I was very lucky to spend the first years of my life in a garden and to be able to explore the nearby countryside, thus developing an intimate relationship with nature. These adventurous experiences helped me to develop a sensitive relationship with the plant world around me and naturally led me to botanical gardens for further education.
Aware of the need to preserve biodiversity, I joined the professional association Jardins botaniques de France et des pays francophones which encourages gardens to participate in the implementation of the Global Strategy for Plant Conservation. I am now contributing to the ongoing negotiations on the future global strategic frameworks for biodiversity in order to ensure that the plant strategy is taken into account and updated at the COP 15 to be held this autumn in China.
On a personal level, I am also one of the founding members of Jardins et Santé, an association that supports the development of therapeutic gardens in places where people in fragile situations live, promoting well-being through gardening or simple access to a garden.
There are currently 3,700 botanical gardens in the world, 800 in Europe and nearly a hundred in France. Between them, they hold a significant part of the plant diversity. One fifth of the world's known species are now threatened with extinction due to increasing human population pressure, habitat modification, deforestation, over-exploitation, the spread of invasive alien species, pollution and the growing impact of climate change.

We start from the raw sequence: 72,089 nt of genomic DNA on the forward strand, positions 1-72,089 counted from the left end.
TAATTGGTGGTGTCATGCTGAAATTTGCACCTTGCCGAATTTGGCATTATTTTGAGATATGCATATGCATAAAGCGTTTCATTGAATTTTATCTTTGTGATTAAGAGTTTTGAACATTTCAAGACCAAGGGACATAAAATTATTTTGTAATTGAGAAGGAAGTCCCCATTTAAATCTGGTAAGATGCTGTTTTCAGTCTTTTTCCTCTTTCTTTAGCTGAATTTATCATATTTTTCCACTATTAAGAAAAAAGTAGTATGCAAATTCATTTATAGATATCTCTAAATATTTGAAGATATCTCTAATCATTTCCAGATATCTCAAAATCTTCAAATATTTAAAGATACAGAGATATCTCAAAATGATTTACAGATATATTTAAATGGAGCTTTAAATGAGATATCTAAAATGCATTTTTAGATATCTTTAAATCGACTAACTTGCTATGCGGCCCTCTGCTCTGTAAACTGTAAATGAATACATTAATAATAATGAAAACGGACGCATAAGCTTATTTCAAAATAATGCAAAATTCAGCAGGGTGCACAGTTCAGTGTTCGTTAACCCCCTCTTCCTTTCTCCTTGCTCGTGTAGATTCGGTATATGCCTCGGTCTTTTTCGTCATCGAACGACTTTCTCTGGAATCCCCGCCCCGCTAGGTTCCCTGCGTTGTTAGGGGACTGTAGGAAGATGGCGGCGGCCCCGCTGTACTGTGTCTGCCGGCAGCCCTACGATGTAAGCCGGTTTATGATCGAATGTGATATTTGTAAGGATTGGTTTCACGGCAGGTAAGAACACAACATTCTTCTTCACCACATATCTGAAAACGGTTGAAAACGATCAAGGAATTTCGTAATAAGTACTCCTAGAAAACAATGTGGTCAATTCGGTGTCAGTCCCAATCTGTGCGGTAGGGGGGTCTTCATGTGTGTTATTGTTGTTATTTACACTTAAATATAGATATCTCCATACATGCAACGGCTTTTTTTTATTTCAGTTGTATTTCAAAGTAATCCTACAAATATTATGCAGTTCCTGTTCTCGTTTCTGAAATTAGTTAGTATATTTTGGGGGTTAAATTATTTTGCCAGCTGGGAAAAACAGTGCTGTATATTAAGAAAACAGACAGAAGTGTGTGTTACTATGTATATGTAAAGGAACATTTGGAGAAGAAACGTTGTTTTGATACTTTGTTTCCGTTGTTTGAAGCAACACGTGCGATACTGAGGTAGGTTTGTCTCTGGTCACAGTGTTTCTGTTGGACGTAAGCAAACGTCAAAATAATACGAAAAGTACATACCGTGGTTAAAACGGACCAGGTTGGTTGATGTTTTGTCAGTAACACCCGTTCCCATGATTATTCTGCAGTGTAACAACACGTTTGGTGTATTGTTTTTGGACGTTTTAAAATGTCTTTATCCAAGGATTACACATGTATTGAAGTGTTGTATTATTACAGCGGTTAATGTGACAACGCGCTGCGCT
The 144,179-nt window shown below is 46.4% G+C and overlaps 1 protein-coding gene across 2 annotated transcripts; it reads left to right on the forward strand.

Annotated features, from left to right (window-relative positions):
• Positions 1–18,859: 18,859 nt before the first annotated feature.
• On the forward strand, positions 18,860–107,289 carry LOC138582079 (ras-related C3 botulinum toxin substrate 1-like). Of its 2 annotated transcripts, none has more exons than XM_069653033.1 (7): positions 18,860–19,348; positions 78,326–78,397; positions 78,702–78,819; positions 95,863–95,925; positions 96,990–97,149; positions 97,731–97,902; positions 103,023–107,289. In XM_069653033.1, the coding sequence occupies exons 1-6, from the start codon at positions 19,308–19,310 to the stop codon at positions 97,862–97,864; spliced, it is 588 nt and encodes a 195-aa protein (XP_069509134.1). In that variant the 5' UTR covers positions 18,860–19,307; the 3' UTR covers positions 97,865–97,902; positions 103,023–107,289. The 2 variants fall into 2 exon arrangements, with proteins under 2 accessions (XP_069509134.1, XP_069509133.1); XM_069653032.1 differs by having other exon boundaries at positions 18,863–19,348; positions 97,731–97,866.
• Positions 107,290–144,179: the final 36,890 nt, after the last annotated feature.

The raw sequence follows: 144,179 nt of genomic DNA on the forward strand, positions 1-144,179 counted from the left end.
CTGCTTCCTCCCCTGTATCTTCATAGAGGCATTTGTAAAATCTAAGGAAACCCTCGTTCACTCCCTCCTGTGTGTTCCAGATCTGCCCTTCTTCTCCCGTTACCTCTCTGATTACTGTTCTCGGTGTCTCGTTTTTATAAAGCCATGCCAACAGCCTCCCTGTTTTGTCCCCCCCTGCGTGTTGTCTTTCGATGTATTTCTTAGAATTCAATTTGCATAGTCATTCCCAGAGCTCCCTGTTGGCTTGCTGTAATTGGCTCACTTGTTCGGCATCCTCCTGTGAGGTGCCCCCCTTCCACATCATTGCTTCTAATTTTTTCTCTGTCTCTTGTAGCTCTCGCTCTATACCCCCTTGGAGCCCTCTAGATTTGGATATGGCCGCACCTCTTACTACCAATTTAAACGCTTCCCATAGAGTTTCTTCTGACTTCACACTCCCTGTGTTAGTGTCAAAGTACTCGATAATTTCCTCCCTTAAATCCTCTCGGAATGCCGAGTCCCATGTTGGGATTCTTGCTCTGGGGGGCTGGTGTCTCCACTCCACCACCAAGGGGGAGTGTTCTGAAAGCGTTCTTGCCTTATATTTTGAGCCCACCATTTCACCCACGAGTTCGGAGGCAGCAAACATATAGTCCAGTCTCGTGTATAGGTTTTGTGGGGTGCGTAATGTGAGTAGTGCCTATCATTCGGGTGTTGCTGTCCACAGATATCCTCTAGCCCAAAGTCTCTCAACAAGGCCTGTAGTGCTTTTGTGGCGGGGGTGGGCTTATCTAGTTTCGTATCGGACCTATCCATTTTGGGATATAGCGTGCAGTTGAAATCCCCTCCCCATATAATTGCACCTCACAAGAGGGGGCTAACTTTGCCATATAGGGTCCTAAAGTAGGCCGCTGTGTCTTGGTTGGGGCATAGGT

Botanical gardens are often located in the heart of cities and are true sanctuaries where plant diversity is catalogued, deciphered and conserved. The interactions between the plant and animal worlds are highlighted, as is the contribution of plants to the functioning of ecosystems.
For city dwellers, botanical gardens are also windows on local or distant biodiversity. Attracting more than 100 million visitors per year worldwide, they are the main vector of information on plant biodiversity and the importance of its preservation. They enable citizens to understand their place in nature and its fragility in order to become responsible actors.
We can only preserve what we know and are able to name.
The knowledge of plants is one of the fundamental missions of botanical gardens. Today, they are one of the few places where traditional botany is taught and can offer nature outings, heroizations and botanical drawing courses. These courses are diversifying to address other themes such as knowledge of environments, biodiversity conservation, initiation to ecology, sustainable development and environmentally friendly practices.
At a time when the benefits of outdoor education are being advocated, the botanical gardens offer educational programs to schools, combining multiple disciplines (artistic, mathematical, biological, botanical, etc.)
The transmission of knowledge also involves the training of staff responsible for managing the collections and scientific mediation. Training combining horticultural, botanical, systematic, ecological and phytosociological knowledge enables the acquisition of the nationally recognized title of botanical gardener. The scientific mediators develop innovative, sensory and technological educational practices.
Finally, as part of the Sud Expert Plantes sustainable development program, training in botanical garden management is being developed and will be offered to 22 French-speaking countries in the French government's priority solidarity zone.